The DataSet refetchRow() method is handy when errors are encountered for an updated row. When Executed for a QueryDataSet, this method will reexecute a query just to fetch the current contents of the row. This can also be used at any time to freshen the contents of a row.

    In our first release, we only provide a QueryResolver component. Developers or third parties can implement the SQLResolver interface to provide specialized resolver components.

    Although the Database component has a saveChanges() method to resolve one or more DataSets, it doesn't actually do any of the work. It delegates to a class called SQLResolutionManager. Here is a code snippet that illustrates what the Database component actually does for saveChanges:

    SQLResolutionManager resolutionManager = new SQLResolutionManager();
    resolutionManager.setDatabase(this);
    resolutionManager.setDoTransactions(true);
    resolutionManager.savechanges (DataSets);

    Some developers may find it useful to instantiate SQLResolutionManager themselves to set the DoTransactions property or to set the DefaultResolver (this is used when the StorageDataSet property is not set). In the future, we may provide transaction events wired to the SQLResolutionManager. In the meantime, inheritance could be used to override start/commit/rollback methods of SQLResolutionManager.

    If this is still not enough control, an application can ask a StorageDataSet for three different DataSetViews: 1) StorageDataSet.getInsertedRows() shows all the inserted rows. 2) StorageDataSet.getDeletedRows() that shows all the deleted rows. 3) StorageDataSet.getUpdatedRows that shows all the updated rows. For updated rows, there is also a method on StorageDataSet to retrieve the original row contents. The original row is handy for performing searched updates against a SQL server.

    6.4 JDBC meta data usage.

    There are several kinds of JDBC meta data that is used by the DataExpress provider and resolver mechanisms. This meta data is usually discovered automatically when the query is run. Here are some of the more important types of JDBC meta data automatically discovered by DataSet providers: 1) StorageDataSet.TableName property. If JDBC ResultSetMetaData does not provide this, the query string will be analyzed to discover the name. If the name cannot be discerned from the query string, it can be set directly on the StorageDataSet. 2) Column.ColumnName and Column.ColumnLabel. If labels are not supplied, they are set to the column name. 3) Column.RowId property is discovered using JDBC meta data APIs. It is set for one or more columns that uniquely identify a row. For Oracle, this is typically an Oracle row id. For other servers, this is a unique key (i.e. primary key). 4) Column.Searchable property determines whether a column can be included in a where clause. 5) Column.Scale and Column.Precision properties for numeric and String data types. For Strings, the precision is used as a validity constraint to prevent values longer than precision from being posted.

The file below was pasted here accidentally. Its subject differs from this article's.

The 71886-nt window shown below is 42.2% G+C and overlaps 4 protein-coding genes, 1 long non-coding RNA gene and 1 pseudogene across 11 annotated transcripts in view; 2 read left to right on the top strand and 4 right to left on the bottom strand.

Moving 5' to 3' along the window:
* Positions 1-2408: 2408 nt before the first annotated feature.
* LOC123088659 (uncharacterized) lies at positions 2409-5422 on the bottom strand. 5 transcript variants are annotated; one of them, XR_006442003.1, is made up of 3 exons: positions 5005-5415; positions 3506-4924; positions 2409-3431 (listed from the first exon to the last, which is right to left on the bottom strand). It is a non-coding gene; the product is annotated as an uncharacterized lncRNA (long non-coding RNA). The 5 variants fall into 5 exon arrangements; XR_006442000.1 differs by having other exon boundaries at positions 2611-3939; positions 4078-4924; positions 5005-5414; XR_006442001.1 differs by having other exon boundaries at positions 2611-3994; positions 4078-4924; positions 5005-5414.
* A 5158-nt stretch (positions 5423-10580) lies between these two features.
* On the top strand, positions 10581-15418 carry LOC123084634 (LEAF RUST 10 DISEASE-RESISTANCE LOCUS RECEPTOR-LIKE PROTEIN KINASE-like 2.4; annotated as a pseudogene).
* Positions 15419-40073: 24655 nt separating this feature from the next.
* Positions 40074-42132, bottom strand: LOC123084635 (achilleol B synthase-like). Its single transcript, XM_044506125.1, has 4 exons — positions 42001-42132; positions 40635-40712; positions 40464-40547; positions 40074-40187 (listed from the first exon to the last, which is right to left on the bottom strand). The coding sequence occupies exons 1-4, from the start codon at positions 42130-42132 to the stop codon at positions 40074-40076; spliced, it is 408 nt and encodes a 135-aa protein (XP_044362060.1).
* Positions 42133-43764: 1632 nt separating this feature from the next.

The automatic discovery of meta data overrides settings that may have been already set by an application or component designer. Some forms of meta data can be expensive to derive (i.e. the Column.RowId property). For these reasons, there is a StorageDataSet.MetaDataUpdate property that can be used to prevent automatic discovery and update of meta data related properties. Currently, there are two settings: MetaDataUpdate.ALL and MetaDataUpdate.NONE. If MetatDataUpdate.NONE is selected, Column.RowId/Precision/Scale/Searchable, and StorageDataSet.TableName/SchemaName properties are not set on persistent Columns.

    6.5 Secondary resolutions.

    Once a DataSet has been resolved, it can be resolved again if new changes are made. The old resolved changes will not be resolved in the successive resolutions unless they are changed again. This can be a problematic process because the state of a DataSet becomes more and more inconsistent as successive resolutions are performed. It may be better to refresh the DataSet (reexecute the query) after each save.